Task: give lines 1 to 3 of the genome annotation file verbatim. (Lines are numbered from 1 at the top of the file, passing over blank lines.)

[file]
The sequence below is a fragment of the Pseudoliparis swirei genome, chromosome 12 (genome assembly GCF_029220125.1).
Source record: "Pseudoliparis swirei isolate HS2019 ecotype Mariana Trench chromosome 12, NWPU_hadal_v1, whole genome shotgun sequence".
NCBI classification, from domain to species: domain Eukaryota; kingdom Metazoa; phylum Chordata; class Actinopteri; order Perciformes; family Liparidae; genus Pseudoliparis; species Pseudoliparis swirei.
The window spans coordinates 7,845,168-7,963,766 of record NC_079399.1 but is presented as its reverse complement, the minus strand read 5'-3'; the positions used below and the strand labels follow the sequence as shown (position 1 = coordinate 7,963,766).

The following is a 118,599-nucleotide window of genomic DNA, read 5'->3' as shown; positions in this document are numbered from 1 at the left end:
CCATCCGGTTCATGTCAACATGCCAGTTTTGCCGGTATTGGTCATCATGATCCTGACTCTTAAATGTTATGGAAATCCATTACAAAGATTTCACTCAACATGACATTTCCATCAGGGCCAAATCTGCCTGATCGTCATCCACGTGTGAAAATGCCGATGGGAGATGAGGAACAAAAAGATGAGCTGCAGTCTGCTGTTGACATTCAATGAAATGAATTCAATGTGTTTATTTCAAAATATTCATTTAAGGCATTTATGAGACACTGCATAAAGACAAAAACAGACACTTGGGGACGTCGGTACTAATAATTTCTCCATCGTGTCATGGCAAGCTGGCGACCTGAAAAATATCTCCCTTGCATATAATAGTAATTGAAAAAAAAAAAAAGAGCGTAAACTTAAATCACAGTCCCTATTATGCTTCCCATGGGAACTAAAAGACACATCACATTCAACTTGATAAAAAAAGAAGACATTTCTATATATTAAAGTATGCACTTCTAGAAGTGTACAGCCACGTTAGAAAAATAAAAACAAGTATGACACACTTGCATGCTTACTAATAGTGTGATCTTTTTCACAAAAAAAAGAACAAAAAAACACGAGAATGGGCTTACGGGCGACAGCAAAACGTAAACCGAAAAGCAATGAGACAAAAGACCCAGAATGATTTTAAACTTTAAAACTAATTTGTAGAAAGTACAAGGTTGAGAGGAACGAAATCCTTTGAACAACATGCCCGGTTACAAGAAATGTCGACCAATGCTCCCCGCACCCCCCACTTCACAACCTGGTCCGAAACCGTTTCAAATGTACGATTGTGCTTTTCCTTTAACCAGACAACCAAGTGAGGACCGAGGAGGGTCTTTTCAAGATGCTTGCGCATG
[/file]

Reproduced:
The sequence below is a fragment of the Pseudoliparis swirei genome, chromosome 12 (genome assembly GCF_029220125.1).
Source record: "Pseudoliparis swirei isolate HS2019 ecotype Mariana Trench chromosome 12, NWPU_hadal_v1, whole genome shotgun sequence".
NCBI classification, from domain to species: domain Eukaryota; kingdom Metazoa; phylum Chordata; class Actinopteri; order Perciformes; family Liparidae; genus Pseudoliparis; species Pseudoliparis swirei.